Mr. Piscione did not observe the actions of the captain at all. The submarine fired from 40 to 50 shots until within 50 meters, at which range the last two shots were fired. The officers' mess room was completely destroyed.

He observed a group of men, women, and children still on the ship after he left; and these, he thinks, all went down with the ship after the torpedo was fired.

He did not observe exactly when the submarine hoisted the Austrian flag, but supposed it was after the Ancona had hoisted the Italian flag. After the boats were lowered his boat and another kept together; the others scattered. The sails in his boat were lost, and the other boat, in which was Mrs. Greil, took his in tow. He later got into Mrs. Greil's boat, due to overcrowding of his own.

The submarine did not fire on the lifeboats in the water, but followed some of them for about two hours. It did not attempt to rescue anyone except a chambermaid, who refused and was afterwards picked up by a lifeboat. Some of the crew of the submarine yelled to men in the water, “get away, cowardly Italians."

The Ancona first tried to escape, but stopped when the submarine overtook her. He, the passengers, and the French officers of the Pluto were convinced that the submarine was German and would have hoisted the German flag if the Ancona had hoisted other belligerent flag than the Italian.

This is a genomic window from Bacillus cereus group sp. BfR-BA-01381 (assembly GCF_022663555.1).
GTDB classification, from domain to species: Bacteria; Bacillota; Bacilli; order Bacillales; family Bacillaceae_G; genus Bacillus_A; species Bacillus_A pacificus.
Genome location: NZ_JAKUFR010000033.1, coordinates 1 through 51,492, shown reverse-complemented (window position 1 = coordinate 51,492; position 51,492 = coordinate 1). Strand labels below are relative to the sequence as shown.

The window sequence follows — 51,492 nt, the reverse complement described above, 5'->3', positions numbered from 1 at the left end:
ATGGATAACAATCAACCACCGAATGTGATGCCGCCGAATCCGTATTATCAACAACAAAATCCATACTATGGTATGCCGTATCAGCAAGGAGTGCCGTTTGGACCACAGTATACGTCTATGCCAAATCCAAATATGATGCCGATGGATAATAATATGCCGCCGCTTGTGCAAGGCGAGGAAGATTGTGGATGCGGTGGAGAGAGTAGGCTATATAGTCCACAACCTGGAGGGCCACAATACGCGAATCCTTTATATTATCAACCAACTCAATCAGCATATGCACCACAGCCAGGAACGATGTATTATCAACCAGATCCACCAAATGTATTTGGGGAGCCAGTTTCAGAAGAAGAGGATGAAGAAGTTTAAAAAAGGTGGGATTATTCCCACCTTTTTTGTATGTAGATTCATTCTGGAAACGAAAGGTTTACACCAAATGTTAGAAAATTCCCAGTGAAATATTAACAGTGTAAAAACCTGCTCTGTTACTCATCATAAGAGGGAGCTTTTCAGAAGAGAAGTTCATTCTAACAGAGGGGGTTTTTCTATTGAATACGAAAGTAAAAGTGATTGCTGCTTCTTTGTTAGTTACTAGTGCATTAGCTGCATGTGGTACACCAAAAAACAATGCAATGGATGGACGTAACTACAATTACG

The boats proceeded until about seven o'clock that night, when they were picked up by the French cruiser Pluto, which took them into Biserta, where they arrived about midnight.

14th Interrogatory. Did the submarine fire on the S. S. Ancona after the Ancona had hove to?

Yes; she did.

15th Interrogatory. Had the passengers remained on board the S. S. Ancona after the attack of the submarine what, in your judg. ment, would have been their fate?

They would have been all lost.

16th Interrogatory. What was the fate of those who remained on board the Ancona?

I do not know. 17th Interrogatory. Did you, personally, seek safety in a lifeboat? Yes.

18th Interrogatory. What would have been your fate if you had not sought refuge in a lifeboat ?

I would have been drowned.

19th Interrogatory. How long a time after the warning signal for the passengers to take to the lifeboats before the ship was torpedoed?

I think about half an hour.

20th Interrogatory. Did the submarine cease firing while the passengers were being embarked in the lifeboats?

No.

21st Interrogatory. Did the submarine give any assistance or make any effort to rescue the passengers and crew after the ship had been torpedoed?

No.

22d Interrogatory. Did the submarine fire on the lifeboats after they had left the ship?

I do not think so.
23d Interrogatory. What flag was flown by the submarine ?
I do not know.
24th Interrogatory. What warning shots were given?

The first shot I know of was that mentioned in my answer to the second interrogatory.

25th Interrogatory. Whether the vessel was being fired on while the passengers were leaving?

Yes. 26th Interrogatory. Time allowed for such taking off! The only time between the shots was of a few seconds seemingly.

27th Interrogatory. Whether vessel sank before all the passengers were taken off ?

I do not know.

28th Interrogatory. Were there any other vessels in the neighborhood?

I do not know.

29th Interrogatory. What was the conduct of the crew during the taking off of the passengers ?